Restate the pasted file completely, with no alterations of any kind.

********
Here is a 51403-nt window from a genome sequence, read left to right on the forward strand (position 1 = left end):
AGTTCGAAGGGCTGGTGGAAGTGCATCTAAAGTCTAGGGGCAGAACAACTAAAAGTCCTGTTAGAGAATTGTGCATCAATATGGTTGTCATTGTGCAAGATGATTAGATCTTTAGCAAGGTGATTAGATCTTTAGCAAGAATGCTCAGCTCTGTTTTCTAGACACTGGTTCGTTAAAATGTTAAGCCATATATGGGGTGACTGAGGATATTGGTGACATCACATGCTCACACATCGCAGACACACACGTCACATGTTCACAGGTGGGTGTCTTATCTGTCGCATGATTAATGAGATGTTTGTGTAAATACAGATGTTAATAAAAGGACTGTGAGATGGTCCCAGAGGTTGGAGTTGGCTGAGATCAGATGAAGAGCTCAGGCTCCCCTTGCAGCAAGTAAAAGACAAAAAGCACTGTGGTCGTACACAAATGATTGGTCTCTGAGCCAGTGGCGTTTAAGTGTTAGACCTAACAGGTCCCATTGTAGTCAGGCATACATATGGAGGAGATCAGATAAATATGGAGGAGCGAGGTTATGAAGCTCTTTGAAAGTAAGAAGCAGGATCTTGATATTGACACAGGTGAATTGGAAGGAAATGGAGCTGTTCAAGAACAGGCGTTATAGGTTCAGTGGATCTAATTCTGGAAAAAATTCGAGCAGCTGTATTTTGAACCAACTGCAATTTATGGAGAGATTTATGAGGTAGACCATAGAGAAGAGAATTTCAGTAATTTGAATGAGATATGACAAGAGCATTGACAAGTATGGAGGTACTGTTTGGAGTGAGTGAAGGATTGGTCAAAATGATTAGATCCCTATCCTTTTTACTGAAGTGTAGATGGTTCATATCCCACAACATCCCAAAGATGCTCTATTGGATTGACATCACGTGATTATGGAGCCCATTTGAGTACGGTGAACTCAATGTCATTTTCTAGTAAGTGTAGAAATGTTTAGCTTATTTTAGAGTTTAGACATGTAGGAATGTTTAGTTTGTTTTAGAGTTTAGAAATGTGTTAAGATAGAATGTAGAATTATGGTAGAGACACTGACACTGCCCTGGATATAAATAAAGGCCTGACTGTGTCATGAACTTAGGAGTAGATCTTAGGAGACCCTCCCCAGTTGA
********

Here is a 51403-nt window from a genome sequence, read left to right on the forward strand (position 1 = left end):
AGTTCGAAGGGCTGGTGGAAGTGCATCTAAAGTCTAGGGGCAGAACAACTAAAAGTCCTGTTAGAGAATTGTGCATCAATATGGTTGTCATTGTGCAAGATGATTAGATCTTTAGCAAGGTGATTAGATCTTTAGCAAGAATGCTCAGCTCTGTTTTCTAGACACTGGTTCGTTAAAATGTTAAGCCATATATGGGGTGACTGAGGATATTGGTGACATCACATGCTCACACATCGCAGACACACACGTCACATGTTCACAGGTGGGTGTCTTATCTGTCGCATGATTAATGAGATGTTTGTGTAAATACAGATGTTAATAAAAGGACTGTGAGATGGTCCCAGAGGTTGGAGTTGGCTGAGATCAGATGAAGAGCTCAGGCTCCCCTTGCAGCAAGTAAAAGACAAAAAGCACTGTGGTCGTACACAAATGATTGGTCTCTGAGCCAGTGGCGTTTAAGTGTTAGACCTAACAGGTCCCATTGTAGTCAGGCATACATATGGAGGAGATCAGATAAATATGGAGGAGCGAGGTTATGAAGCTCTTTGAAAGTAAGAAGCAGGATCTTGATATTGACACAGGTGAATTGGAAGGAAATGGAGCTGTTCAAGAACAGGCGTTATAGGTTCAGTGGATCTAATTCTGGAAAAAATTCGAGCAGCTGTATTTTGAACCAACTGCAATTTATGGAGAGATTTATGAGGTAGACCATAGAGAAGAGAATTTCAGTAATTTGAATGAGATATGACAAGAGCATTGACAAGTATGGAGGTACTGTTTGGAGTGAGTGAAGGATTGGTCAAAATGATTAGATCCCTATCCTTTTTACTGAAGTGTAGATGGTTCATATCCCACAACATCCCAAAGATGCTCTATTGGATTGACATCACGTGATTATGGAGCCCATTTGAGTACGGTGAACTCAATGTCATTTTCTAGTAAGTGTAGAAATGTTTAGCTTATTTTAGAGTTTAGACATGTAGGAATGTTTAGTTTGTTTTAGAGTTTAGAAATGTGTTAAGATAGAATGTAGAATTATGGTAGAGACACTGACACTGCCCTGGATATAAATAAAGGCCTGACTGTGTCATGAACTTAGGAGTAGATCTTAGGAGACCCTCCCCAGTTGA